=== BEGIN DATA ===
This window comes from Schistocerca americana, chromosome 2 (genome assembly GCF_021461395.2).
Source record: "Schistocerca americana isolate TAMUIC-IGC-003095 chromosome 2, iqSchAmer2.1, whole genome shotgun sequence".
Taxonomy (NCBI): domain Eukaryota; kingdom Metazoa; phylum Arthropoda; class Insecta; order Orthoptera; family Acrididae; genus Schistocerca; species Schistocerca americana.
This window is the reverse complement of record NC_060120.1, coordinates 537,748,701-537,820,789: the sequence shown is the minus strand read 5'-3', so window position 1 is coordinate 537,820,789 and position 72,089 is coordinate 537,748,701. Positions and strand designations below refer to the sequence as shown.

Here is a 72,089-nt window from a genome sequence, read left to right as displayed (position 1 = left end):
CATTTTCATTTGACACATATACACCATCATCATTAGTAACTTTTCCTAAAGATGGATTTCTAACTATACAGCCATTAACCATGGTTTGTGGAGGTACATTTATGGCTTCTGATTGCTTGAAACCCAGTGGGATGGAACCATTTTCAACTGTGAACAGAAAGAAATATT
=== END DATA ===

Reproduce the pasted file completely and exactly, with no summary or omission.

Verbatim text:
This window comes from Schistocerca americana, chromosome 2 (genome assembly GCF_021461395.2).
Source record: "Schistocerca americana isolate TAMUIC-IGC-003095 chromosome 2, iqSchAmer2.1, whole genome shotgun sequence".
Taxonomy (NCBI): domain Eukaryota; kingdom Metazoa; phylum Arthropoda; class Insecta; order Orthoptera; family Acrididae; genus Schistocerca; species Schistocerca americana.
This window is the reverse complement of record NC_060120.1, coordinates 537,748,701-537,820,789: the sequence shown is the minus strand read 5'-3', so window position 1 is coordinate 537,820,789 and position 72,089 is coordinate 537,748,701. Positions and strand designations below refer to the sequence as shown.

Here is a 72,089-nt window from a genome sequence, read left to right as displayed (position 1 = left end):
CATTTTCATTTGACACATATACACCATCATCATTAGTAACTTTTCCTAAAGATGGATTTCTAACTATACAGCCATTAACCATGGTTTGTGGAGGTACATTTATGGCTTCTGATTGCTTGAAACCCAGTGGGATGGAACCATTTTCAACTGTGAACAGAAAGAAATATT